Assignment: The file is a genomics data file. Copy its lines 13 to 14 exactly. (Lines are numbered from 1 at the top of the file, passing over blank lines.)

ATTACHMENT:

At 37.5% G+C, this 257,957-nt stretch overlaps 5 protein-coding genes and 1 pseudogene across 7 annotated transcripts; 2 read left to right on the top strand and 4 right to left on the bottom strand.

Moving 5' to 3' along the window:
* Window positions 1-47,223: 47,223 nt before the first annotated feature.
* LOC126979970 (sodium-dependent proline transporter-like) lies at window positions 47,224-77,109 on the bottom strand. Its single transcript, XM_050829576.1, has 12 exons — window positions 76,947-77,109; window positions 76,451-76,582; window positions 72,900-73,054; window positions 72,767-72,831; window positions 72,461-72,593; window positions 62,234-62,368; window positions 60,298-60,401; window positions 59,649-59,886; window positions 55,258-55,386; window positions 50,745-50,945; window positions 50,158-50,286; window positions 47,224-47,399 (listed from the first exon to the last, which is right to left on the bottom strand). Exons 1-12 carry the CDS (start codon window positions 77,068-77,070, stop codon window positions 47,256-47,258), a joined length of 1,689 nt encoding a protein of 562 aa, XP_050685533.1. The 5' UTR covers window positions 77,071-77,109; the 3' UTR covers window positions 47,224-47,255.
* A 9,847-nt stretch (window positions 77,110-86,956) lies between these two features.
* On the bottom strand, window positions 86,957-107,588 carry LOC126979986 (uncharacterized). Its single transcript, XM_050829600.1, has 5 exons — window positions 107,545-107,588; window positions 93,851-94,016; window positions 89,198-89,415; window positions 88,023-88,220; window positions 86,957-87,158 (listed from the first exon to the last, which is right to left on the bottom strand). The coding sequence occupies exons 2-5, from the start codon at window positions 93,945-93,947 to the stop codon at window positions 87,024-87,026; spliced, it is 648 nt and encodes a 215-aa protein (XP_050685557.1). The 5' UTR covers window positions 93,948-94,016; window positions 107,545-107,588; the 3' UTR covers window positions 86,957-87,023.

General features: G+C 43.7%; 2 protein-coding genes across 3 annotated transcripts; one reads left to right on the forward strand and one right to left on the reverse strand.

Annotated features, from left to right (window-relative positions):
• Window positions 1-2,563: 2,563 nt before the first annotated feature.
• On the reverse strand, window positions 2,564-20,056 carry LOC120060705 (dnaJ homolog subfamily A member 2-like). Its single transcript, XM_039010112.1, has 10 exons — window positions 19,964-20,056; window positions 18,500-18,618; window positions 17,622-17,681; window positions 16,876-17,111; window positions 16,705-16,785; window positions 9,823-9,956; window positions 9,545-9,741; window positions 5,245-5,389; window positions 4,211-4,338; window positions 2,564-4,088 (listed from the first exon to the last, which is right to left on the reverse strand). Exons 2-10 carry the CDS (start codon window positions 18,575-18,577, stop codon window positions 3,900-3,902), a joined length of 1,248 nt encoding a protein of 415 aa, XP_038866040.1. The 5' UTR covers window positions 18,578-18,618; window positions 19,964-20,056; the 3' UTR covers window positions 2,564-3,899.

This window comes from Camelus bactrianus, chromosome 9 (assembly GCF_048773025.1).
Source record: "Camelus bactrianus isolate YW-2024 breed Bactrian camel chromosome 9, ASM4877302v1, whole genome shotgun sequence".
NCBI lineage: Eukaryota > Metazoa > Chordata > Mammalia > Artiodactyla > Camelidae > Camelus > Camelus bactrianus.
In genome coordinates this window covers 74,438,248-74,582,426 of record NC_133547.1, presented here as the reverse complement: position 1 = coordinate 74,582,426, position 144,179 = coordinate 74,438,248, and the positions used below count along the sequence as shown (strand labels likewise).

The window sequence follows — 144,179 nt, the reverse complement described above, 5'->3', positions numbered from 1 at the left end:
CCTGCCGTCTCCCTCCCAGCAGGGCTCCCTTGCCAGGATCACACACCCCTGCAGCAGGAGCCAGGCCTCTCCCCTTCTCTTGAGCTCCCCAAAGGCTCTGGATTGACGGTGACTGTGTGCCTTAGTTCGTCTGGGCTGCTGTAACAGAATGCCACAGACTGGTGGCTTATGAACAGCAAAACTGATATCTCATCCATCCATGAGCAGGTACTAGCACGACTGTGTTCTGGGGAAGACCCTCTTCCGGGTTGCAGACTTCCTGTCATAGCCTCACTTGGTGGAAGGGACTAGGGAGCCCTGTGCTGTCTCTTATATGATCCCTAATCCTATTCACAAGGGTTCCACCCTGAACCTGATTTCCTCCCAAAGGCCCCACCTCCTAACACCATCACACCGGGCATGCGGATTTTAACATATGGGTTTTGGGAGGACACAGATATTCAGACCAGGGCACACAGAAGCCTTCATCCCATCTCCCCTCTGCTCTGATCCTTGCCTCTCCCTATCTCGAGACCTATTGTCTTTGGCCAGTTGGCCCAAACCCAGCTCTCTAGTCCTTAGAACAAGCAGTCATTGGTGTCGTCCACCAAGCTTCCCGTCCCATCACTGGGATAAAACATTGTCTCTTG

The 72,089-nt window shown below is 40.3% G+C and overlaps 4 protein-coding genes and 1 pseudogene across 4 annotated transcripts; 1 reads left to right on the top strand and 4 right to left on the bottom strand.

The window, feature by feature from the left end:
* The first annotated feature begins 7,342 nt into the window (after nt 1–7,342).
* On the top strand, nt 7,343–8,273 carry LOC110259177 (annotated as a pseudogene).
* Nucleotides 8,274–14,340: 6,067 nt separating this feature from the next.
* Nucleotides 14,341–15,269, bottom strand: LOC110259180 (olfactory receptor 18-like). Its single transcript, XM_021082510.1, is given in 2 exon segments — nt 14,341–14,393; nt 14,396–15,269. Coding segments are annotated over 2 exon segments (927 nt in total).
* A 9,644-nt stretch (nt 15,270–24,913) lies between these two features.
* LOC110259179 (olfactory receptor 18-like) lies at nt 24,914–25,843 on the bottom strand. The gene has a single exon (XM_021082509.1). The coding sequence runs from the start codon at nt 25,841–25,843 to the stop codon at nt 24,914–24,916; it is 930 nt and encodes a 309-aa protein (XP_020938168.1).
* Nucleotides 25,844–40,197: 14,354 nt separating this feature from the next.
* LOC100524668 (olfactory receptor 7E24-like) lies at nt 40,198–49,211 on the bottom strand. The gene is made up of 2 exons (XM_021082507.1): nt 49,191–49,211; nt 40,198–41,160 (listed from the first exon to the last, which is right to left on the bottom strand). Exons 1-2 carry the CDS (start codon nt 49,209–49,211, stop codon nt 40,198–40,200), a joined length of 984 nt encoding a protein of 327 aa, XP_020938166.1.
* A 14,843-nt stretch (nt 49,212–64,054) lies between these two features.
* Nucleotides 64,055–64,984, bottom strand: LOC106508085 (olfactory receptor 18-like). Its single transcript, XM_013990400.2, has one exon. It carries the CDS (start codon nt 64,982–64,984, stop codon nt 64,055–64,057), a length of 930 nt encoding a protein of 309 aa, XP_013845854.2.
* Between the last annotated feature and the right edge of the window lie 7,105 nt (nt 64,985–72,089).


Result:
NCBI lineage: Eukaryota > Metazoa > Chordata > Mammalia > Artiodactyla > Camelidae > Camelus > Camelus bactrianus.
In genome coordinates this window covers 74,438,248-74,582,426 of record NC_133547.1, presented here as the reverse complement: position 1 = coordinate 74,582,426, position 144,179 = coordinate 74,438,248, and the positions used below count along the sequence as shown (strand labels likewise).